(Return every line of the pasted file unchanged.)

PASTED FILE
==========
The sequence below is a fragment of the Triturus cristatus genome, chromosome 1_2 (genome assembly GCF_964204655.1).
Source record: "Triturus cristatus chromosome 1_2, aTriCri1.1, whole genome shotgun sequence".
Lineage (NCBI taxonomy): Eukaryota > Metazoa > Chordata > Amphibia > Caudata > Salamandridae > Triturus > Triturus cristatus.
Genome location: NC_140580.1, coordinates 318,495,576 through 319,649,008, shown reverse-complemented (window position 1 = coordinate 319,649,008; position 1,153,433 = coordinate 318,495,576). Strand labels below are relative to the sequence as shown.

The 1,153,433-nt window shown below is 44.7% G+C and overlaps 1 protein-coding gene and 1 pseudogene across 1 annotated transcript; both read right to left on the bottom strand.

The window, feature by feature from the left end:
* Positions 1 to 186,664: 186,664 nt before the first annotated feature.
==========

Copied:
The sequence below is a fragment of the Triturus cristatus genome, chromosome 1_2 (genome assembly GCF_964204655.1).
Source record: "Triturus cristatus chromosome 1_2, aTriCri1.1, whole genome shotgun sequence".
Lineage (NCBI taxonomy): Eukaryota > Metazoa > Chordata > Amphibia > Caudata > Salamandridae > Triturus > Triturus cristatus.
Genome location: NC_140580.1, coordinates 318,495,576 through 319,649,008, shown reverse-complemented (window position 1 = coordinate 319,649,008; position 1,153,433 = coordinate 318,495,576). Strand labels below are relative to the sequence as shown.

The 1,153,433-nt window shown below is 44.7% G+C and overlaps 1 protein-coding gene and 1 pseudogene across 1 annotated transcript; both read right to left on the bottom strand.

The window, feature by feature from the left end:
* Positions 1 to 186,664: 186,664 nt before the first annotated feature.